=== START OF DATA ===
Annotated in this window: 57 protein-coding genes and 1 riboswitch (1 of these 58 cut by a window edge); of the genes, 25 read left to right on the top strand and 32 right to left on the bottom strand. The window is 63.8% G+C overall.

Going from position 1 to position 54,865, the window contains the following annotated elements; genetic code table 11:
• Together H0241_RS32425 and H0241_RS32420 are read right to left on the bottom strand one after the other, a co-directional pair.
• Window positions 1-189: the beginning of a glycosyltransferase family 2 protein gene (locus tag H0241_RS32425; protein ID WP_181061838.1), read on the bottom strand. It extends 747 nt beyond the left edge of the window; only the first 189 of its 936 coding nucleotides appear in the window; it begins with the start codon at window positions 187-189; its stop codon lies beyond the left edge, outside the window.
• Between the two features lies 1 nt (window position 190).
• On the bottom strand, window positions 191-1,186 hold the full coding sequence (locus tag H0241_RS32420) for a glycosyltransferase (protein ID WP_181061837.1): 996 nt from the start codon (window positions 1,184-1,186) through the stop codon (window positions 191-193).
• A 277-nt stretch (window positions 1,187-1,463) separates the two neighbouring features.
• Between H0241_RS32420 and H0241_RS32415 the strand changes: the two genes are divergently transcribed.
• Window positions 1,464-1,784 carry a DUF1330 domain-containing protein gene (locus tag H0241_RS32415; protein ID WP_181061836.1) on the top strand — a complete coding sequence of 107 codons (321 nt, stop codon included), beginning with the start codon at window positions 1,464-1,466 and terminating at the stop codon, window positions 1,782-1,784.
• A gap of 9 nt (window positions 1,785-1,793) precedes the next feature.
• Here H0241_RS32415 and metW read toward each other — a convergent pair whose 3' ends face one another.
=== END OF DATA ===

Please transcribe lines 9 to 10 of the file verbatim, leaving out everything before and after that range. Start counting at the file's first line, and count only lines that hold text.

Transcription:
• Window positions 1,464-1,784 carry a DUF1330 domain-containing protein gene (locus tag H0241_RS32415; protein ID WP_181061836.1) on the top strand — a complete coding sequence of 107 codons (321 nt, stop codon included), beginning with the start codon at window positions 1,464-1,466 and terminating at the stop codon, window positions 1,782-1,784.
• A gap of 9 nt (window positions 1,785-1,793) precedes the next feature.